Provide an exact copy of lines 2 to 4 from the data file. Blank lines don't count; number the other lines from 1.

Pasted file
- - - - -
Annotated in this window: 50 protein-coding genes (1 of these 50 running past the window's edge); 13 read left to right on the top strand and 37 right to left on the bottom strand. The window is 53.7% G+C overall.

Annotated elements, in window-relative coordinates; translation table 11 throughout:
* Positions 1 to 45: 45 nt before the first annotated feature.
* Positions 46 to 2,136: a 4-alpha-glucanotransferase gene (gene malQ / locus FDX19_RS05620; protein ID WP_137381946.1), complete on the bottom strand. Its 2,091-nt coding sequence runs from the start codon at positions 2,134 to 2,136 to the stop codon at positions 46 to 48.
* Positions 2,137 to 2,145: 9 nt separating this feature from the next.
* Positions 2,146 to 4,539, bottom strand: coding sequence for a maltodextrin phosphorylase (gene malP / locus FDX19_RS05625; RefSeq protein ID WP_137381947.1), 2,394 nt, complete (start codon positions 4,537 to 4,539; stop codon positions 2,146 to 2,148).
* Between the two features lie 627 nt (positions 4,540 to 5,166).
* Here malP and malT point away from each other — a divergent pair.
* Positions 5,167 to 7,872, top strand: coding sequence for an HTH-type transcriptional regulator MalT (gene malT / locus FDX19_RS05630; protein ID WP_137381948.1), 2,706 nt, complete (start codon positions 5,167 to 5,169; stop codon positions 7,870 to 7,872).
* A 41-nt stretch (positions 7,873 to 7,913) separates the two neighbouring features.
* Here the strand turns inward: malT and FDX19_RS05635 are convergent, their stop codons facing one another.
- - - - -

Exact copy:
Annotated elements, in window-relative coordinates; translation table 11 throughout:
* Positions 1 to 45: 45 nt before the first annotated feature.
* Positions 46 to 2,136: a 4-alpha-glucanotransferase gene (gene malQ / locus FDX19_RS05620; protein ID WP_137381946.1), complete on the bottom strand. Its 2,091-nt coding sequence runs from the start codon at positions 2,134 to 2,136 to the stop codon at positions 46 to 48.